And finally, these programs are also restricted by loan size and depending upon the area, may not be available for those who want to obtain a jumbo loan. If buyers want to finance a loan greater than the conventional or government limits, the buyers must put more money down to get the loan balance where it has to be or find other alternatives.

Got a question for Chad? Call (858) 353-8331 or request more info

Conventional Loan Limits

The most common type of mortgage is the conforming conventional loan. These are the loans approved using Fannie Mae and Freddie Mac guidelines. Both set their own loan limits and in most parts of the country the maximum loan amount for a conforming loan is $417,000 but here in San Diego County the maximum is $580,750 for 2016. Anything above this amount is considered a jumbo loan here in San Diego County.  This is important because the most competitive mortgage rates are reserved for this loan class. This $562,350 limit is for a single family home yet many buyers take advantage of this program to buy a two or four unit property. For a duplex, the loan limit is $743,450, a three-unit home has a limit of $898,700 and a fourplex is $1,116,850.

As we mentioned earlier, conventional loans require a two year waiting period after a short sale and a waiting period of seven years after a foreclosure.

short sale loan

FHA Loan Limits

The Federal Housing Administration also sets loan limits for loans approved using FHA standards. The loan limits for FHA loans in San Diego County are also $580,750, $743,450, $898,700 and $1,116,850 for a single family home, duplex, three-unit, and fourplex respectively. FHA guidelines allow for borrowers to finance a 2-4 unit home as long as the borrowers occupy one of the units. As well, FHA loans require a three-year waiting period for either a short sale or foreclosure unless the borrowers qualify for the FHA Back to Work program which has a one-year waiting period.

VA Loan Limits

VA loan limits are the same as FHA loans of $580,750, $743,450, $898,700 and $1,116,850. VA loans are restricted to honorably discharged veterans of the Armed Forces, active duty personnel with at least 181 days of service, those with at least six years of service in the National Guard or Armed Forces Reserves and unmarried surviving spouses of veterans who died as a result of a service-related injury. The waiting period for a VA loan is two years after a short sale and two years after a foreclosure.

USDA Loan Limits

The USDA mortgage program, designed to assist those who want to buy a primary residence in a rural or semi-rural area can take advantage of the USDA loan and not require any down payment. USDA loans are restricted based upon the location of the property as well as specific income limits. However, the USDA doesn’t establish loan limits but do restrict how much someone can borrow based upon prevailing interest rates and income limits of 115% of the median income for the area. Based upon this data, the approximate loan limit for a USDA loan is $340,000 to $417,000 based upon the number living in the household. The waiting period to use a USDA loan to buy and finance an owner occupied property is three years for either a short sale or foreclosure.

Portfolio Loan Limits

Portfolio loans are so-called because an individual lender does not intend to sell the home in the secondary markets like conventional and government-backed loans can. Instead, the loan is kept “in house” or in their portfolio. That means lenders can set their own lending standards regarding credit, income and loan limits. Portfolio loans are usually shorter term in nature such as two or three years, depending upon the lender’s requirements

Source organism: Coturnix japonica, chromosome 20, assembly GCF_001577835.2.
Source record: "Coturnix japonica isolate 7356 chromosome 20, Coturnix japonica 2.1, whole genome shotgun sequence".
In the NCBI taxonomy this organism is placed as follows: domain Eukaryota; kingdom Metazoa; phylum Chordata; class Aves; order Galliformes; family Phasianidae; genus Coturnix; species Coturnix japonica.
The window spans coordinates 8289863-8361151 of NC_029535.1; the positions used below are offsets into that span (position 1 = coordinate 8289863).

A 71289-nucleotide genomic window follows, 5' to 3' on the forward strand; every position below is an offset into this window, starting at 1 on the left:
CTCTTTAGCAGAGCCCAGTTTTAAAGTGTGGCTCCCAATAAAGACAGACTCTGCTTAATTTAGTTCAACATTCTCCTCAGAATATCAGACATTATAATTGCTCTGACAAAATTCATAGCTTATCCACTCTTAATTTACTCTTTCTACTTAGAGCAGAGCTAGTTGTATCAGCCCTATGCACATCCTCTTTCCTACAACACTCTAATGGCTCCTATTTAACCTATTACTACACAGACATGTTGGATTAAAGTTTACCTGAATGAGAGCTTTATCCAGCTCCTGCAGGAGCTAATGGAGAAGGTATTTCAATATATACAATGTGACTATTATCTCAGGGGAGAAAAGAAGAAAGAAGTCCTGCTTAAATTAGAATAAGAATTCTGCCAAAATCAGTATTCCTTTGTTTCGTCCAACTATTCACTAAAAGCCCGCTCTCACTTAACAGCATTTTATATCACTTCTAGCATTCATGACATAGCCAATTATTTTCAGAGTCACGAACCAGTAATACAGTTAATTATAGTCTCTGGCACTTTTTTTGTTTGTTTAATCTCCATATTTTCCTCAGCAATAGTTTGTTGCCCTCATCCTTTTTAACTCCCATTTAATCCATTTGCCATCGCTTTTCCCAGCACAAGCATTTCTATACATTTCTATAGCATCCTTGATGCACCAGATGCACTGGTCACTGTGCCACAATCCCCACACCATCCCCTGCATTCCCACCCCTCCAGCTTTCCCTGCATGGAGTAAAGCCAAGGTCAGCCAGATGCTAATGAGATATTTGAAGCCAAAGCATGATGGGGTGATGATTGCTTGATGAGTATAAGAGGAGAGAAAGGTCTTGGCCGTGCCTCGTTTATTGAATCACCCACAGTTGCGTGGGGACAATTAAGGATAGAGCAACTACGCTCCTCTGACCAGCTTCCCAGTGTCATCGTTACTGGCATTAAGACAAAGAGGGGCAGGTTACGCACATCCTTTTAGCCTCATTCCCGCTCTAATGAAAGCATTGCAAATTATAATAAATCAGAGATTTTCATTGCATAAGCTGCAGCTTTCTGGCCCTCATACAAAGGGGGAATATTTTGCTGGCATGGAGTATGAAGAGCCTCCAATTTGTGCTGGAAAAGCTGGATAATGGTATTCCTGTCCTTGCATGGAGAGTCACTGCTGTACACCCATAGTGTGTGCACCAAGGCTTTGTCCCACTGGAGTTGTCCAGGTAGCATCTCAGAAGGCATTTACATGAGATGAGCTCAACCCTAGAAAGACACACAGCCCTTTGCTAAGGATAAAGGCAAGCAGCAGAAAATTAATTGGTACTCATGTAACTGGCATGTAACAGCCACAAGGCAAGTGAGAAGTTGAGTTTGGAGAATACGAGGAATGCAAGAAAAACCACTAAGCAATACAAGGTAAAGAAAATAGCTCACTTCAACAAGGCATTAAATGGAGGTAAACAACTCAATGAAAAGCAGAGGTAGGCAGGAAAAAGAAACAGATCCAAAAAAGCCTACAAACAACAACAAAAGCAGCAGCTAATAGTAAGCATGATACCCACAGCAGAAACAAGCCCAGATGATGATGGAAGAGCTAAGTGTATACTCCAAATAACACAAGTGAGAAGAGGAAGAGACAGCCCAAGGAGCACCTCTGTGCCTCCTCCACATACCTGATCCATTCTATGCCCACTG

Non-Conforming Loans

Non-conforming simply means loans that do not conform to typical conventional guidelines and have their own standards, much like portfolio loans have. However, there are secondary markets where lenders buy and sell non-conforming loans either individually or in bulk. These loan types also set their own guidelines with regard to short sales and foreclosures and do not necessarily adhere to a conforming loan limit but do have a maximum loan limit.

For example, we have a loan product that has a maximum loan amount to $1.1 million with a 15% down payment. This program isn’t restricted to a jumbo loan but does have the $1.1 million maximum. The important thing to note here is that there is another market outside the conventional government suite of mortgage products yet not all lenders offer them much less know about them. Some lenders simply concentrate their efforts on the most common loan types such as Fannie or Freddie type loans. But for those who want to buy a home after a short sale or foreclosure can in fact run into situations where a conventional loan or government-backed mortgage simply does not work while a non-conforming loan may very well be the answer.

Unique Jumbo Programs Post Short-Sale and Foreclosure

If the buyer has waited four years after a short  sale and has reestablished credit there are options other than for those needing financing but don’t want to put down 30% or more. We have a product that will finance a jumbo purchase up to 85% of the value of the property up to 1.1 million.

For those who have experienced a short sale or a foreclosure and have 25% available for a down payment we have a unique mortgage offering with:

  • Two years waiting period instead of four
  • 25% down payment
  • Extremely competitive interest rates
  • FICO minimum 700, better rates for >740
  • Maximum loan amount 1.5 million

We can also provide financing for someone just one day out of a foreclosure or short sale with:

  • One day out of foreclosure or short sale
  • 20% down to 1.5 million
  • Rates slightly higher compared to the 25% down jumbo loan program
  • Only one housing incident allowed

With 20% down we can offer financing just two years out of a short sale or foreclosure with loan amounts to $5 million as well with very competitive interest rates.

If you or someone you know has experienced a recent short sale or a foreclosure and doesn’t want to be locked out of the home buying process, there are programs available that just might work and they’re very competitive with rates and fees as well.

Short sales or foreclosures are an unfortunate event, but they’re not a lifelong problem.